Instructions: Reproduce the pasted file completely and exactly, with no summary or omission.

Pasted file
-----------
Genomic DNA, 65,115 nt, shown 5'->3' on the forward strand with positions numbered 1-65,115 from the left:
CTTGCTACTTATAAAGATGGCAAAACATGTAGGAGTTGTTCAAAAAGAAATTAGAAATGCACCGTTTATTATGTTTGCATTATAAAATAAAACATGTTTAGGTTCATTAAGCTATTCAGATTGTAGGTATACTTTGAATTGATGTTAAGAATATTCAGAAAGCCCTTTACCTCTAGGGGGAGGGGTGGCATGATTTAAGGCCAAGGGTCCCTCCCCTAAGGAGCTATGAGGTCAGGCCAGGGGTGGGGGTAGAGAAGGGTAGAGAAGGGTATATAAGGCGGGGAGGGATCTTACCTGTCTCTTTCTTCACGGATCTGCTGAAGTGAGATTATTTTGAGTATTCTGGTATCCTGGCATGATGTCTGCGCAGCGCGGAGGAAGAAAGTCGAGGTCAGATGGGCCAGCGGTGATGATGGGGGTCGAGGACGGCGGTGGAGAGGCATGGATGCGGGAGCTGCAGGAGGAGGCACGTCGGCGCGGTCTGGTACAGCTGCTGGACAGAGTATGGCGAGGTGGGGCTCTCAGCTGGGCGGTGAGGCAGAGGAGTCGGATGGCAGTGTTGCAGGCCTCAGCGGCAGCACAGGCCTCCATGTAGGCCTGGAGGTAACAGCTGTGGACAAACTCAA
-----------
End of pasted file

Genomic DNA, 65,115 nt, shown 5'->3' on the forward strand with positions numbered 1-65,115 from the left:
CTTGCTACTTATAAAGATGGCAAAACATGTAGGAGTTGTTCAAAAAGAAATTAGAAATGCACCGTTTATTATGTTTGCATTATAAAATAAAACATGTTTAGGTTCATTAAGCTATTCAGATTGTAGGTATACTTTGAATTGATGTTAAGAATATTCAGAAAGCCCTTTACCTCTAGGGGGAGGGGTGGCATGATTTAAGGCCAAGGGTCCCTCCCCTAAGGAGCTATGAGGTCAGGCCAGGGGTGGGGGTAGAGAAGGGTAGAGAAGGGTATATAAGGCGGGGAGGGATCTTACCTGTCTCTTTCTTCACGGATCTGCTGAAGTGAGATTATTTTGAGTATTCTGGTATCCTGGCATGATGTCTGCGCAGCGCGGAGGAAGAAAGTCGAGGTCAGATGGGCCAGCGGTGATGATGGGGGTCGAGGACGGCGGTGGAGAGGCATGGATGCGGGAGCTGCAGGAGGAGGCACGTCGGCGCGGTCTGGTACAGCTGCTGGACAGAGTATGGCGAGGTGGGGCTCTCAGCTGGGCGGTGAGGCAGAGGAGTCGGATGGCAGTGTTGCAGGCCTCAGCGGCAGCACAGGCCTCCATGTAGGCCTGGAGGTAACAGCTGTGGACAAACTCAA